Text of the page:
Development of gastro-resistant coated probiotic granulates and evaluation of viability and release during simulated upper gastrointestinal transit

Research output: Contribution to journalJournal articleResearchpeer-review

Probiotics have become one of the most consumed food supplements worldwide. Many probiotic strains are sensitive to low pH and bile concentrations encountered in the gastrointestinal tract upon oral ingestion. This study aimed at developing gastro-resistant probiotic granulates releasing viable cells in the small intestine. Fatty alcohols were investigated as potential coating materials. Cetostearyl alcohol was selected and combined with different plasticizers to further optimize the coating properties. Combining cetostearyl alcohol with olive oil and beeswax in selected concentrations was found promising, and the coatings were applied to L. acidophilus LA3 and B. longum BB536, using hot-melt fluid bed coating. Viability in and release from the coated probiotic granulate was investigated, using a physiological relevant in vitro model simulating conditions in the human stomach, duodenum, jejunum and ileum. L. acidophilus LA3 coated with cetostearyl alcohol and olive oil in the ratio 95:5 (w/w) resulted in significantly higher viability after simulated gastrointestinal transit, compared to the uncoated probiotic powder. Furthermore, the coating showed no release of viable cells after simulated gastric transit. Released viable cells were detected after the remaining steps in the in vitro model, indicating that the coating system provides gastric protection and release during intestinal transit.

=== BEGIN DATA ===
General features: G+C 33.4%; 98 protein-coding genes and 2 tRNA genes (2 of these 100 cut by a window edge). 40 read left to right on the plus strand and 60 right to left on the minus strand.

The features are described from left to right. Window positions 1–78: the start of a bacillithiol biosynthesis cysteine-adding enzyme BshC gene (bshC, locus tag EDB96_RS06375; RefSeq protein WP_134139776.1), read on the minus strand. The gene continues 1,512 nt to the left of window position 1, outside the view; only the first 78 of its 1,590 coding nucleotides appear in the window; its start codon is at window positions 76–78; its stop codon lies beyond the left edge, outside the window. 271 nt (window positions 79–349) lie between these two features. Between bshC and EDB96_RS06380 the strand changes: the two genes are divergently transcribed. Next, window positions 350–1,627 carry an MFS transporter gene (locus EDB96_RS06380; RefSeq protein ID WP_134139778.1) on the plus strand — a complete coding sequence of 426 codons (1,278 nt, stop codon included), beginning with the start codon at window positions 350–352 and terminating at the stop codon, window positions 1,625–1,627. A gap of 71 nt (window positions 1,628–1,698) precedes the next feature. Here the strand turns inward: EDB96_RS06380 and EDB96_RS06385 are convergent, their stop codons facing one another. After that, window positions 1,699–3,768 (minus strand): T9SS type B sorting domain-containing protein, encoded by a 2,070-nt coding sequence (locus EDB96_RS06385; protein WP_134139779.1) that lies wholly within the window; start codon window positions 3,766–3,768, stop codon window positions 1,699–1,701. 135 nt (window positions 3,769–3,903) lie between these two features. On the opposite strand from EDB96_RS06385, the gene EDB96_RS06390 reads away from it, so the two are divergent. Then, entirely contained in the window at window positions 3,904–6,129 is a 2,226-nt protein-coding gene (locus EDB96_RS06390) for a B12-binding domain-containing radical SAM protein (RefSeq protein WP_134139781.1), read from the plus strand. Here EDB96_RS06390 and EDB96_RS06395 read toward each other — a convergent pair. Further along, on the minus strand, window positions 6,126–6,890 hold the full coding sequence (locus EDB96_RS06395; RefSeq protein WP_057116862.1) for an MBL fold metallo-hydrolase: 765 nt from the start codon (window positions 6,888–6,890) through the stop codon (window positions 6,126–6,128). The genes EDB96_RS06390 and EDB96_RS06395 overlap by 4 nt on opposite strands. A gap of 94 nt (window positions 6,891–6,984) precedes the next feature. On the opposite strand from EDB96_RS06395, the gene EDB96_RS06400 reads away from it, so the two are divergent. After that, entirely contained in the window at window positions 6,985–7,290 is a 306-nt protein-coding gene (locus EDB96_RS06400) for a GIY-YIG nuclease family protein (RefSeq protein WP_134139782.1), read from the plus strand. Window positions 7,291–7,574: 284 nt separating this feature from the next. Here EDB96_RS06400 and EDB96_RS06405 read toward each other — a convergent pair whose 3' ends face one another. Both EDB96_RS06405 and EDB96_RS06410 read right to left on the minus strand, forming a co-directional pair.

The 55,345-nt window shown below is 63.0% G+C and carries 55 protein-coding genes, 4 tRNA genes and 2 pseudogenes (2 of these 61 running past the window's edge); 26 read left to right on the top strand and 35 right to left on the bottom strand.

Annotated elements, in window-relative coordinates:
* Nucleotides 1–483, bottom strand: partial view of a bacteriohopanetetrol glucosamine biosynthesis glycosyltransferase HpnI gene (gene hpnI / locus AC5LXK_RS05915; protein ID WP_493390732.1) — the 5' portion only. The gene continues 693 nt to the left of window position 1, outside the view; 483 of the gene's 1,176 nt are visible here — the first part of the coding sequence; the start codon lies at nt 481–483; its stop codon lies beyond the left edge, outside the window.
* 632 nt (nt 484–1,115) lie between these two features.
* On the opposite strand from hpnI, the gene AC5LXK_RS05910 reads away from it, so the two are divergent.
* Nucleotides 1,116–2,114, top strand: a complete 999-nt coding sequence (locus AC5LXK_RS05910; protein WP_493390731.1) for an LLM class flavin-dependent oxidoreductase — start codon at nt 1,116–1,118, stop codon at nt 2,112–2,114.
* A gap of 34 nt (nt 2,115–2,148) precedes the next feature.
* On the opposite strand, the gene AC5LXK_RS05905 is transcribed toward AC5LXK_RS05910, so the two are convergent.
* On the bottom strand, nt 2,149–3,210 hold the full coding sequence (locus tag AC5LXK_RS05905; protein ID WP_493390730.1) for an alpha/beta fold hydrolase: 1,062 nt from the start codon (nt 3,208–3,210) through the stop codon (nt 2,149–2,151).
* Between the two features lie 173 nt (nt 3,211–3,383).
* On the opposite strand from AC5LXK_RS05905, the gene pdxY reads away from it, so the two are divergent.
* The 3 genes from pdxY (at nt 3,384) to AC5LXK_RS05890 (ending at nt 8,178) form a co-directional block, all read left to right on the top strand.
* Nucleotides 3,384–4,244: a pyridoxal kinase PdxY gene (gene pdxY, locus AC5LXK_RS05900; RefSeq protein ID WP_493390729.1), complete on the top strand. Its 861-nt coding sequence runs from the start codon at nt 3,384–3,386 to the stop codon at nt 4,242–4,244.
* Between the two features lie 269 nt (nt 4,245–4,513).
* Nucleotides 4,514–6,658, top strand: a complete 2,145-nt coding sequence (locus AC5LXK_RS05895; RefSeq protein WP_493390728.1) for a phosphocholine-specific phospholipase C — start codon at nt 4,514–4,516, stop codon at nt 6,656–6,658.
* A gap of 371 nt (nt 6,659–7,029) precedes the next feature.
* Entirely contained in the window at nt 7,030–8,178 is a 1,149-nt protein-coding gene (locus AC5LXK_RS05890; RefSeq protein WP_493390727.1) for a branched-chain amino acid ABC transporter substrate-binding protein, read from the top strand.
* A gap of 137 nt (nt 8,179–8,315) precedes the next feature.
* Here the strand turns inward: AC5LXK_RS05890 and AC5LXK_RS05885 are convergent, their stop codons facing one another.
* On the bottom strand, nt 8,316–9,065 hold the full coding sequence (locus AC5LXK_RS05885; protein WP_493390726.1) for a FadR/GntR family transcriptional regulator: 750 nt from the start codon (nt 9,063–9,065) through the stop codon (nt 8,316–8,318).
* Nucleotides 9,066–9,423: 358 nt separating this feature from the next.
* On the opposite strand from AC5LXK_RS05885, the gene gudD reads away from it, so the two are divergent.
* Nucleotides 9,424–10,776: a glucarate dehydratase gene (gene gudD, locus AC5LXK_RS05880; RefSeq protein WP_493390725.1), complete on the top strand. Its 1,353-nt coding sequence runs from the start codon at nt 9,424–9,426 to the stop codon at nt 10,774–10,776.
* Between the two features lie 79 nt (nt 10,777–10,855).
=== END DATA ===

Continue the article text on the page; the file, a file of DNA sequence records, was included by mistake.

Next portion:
Original languageEnglish
Article number111174
Number of pages9
Publication statusPublished - 2021

    Research areas

  • Fluid bed, Hot-melt coating, In vitro simulation, Probiotic delivery systems, Probiotics

ID: 260034115